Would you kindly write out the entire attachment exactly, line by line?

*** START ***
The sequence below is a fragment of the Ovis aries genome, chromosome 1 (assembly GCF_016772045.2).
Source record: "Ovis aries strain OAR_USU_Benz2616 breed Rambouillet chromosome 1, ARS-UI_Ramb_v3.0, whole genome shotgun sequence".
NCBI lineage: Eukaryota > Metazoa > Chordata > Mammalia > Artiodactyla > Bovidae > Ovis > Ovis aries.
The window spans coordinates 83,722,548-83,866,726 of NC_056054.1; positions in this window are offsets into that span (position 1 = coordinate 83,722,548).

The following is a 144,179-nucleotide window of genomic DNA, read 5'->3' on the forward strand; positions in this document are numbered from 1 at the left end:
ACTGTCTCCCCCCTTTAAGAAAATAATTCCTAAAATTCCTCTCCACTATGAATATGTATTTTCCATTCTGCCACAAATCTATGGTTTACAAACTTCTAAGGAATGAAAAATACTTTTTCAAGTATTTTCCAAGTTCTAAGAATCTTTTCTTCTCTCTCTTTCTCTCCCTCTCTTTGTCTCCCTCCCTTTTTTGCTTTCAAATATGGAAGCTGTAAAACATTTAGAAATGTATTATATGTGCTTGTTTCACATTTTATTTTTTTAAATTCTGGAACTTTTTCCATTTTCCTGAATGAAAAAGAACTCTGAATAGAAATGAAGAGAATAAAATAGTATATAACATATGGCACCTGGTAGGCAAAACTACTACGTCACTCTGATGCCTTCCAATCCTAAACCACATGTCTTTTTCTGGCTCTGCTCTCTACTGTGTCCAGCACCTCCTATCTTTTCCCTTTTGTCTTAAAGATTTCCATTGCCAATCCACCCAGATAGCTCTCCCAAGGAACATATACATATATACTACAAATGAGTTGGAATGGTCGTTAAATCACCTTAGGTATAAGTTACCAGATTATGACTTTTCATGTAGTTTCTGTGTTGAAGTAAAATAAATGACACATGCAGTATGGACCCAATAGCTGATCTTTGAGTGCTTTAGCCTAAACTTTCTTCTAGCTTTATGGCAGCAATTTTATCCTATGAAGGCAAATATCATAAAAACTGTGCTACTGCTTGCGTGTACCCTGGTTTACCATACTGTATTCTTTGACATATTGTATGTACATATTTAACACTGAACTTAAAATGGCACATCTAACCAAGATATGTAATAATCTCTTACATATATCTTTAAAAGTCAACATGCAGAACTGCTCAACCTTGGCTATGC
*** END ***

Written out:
The sequence below is a fragment of the Ovis aries genome, chromosome 1 (assembly GCF_016772045.2).
Source record: "Ovis aries strain OAR_USU_Benz2616 breed Rambouillet chromosome 1, ARS-UI_Ramb_v3.0, whole genome shotgun sequence".
NCBI lineage: Eukaryota > Metazoa > Chordata > Mammalia > Artiodactyla > Bovidae > Ovis > Ovis aries.
The window spans coordinates 83,722,548-83,866,726 of NC_056054.1; positions in this window are offsets into that span (position 1 = coordinate 83,722,548).

The following is a 144,179-nucleotide window of genomic DNA, read 5'->3' on the forward strand; positions in this document are numbered from 1 at the left end:
ACTGTCTCCCCCCTTTAAGAAAATAATTCCTAAAATTCCTCTCCACTATGAATATGTATTTTCCATTCTGCCACAAATCTATGGTTTACAAACTTCTAAGGAATGAAAAATACTTTTTCAAGTATTTTCCAAGTTCTAAGAATCTTTTCTTCTCTCTCTTTCTCTCCCTCTCTTTGTCTCCCTCCCTTTTTTGCTTTCAAATATGGAAGCTGTAAAACATTTAGAAATGTATTATATGTGCTTGTTTCACATTTTATTTTTTTAAATTCTGGAACTTTTTCCATTTTCCTGAATGAAAAAGAACTCTGAATAGAAATGAAGAGAATAAAATAGTATATAACATATGGCACCTGGTAGGCAAAACTACTACGTCACTCTGATGCCTTCCAATCCTAAACCACATGTCTTTTTCTGGCTCTGCTCTCTACTGTGTCCAGCACCTCCTATCTTTTCCCTTTTGTCTTAAAGATTTCCATTGCCAATCCACCCAGATAGCTCTCCCAAGGAACATATACATATATACTACAAATGAGTTGGAATGGTCGTTAAATCACCTTAGGTATAAGTTACCAGATTATGACTTTTCATGTAGTTTCTGTGTTGAAGTAAAATAAATGACACATGCAGTATGGACCCAATAGCTGATCTTTGAGTGCTTTAGCCTAAACTTTCTTCTAGCTTTATGGCAGCAATTTTATCCTATGAAGGCAAATATCATAAAAACTGTGCTACTGCTTGCGTGTACCCTGGTTTACCATACTGTATTCTTTGACATATTGTATGTACATATTTAACACTGAACTTAAAATGGCACATCTAACCAAGATATGTAATAATCTCTTACATATATCTTTAAAAGTCAACATGCAGAACTGCTCAACCTTGGCTATGC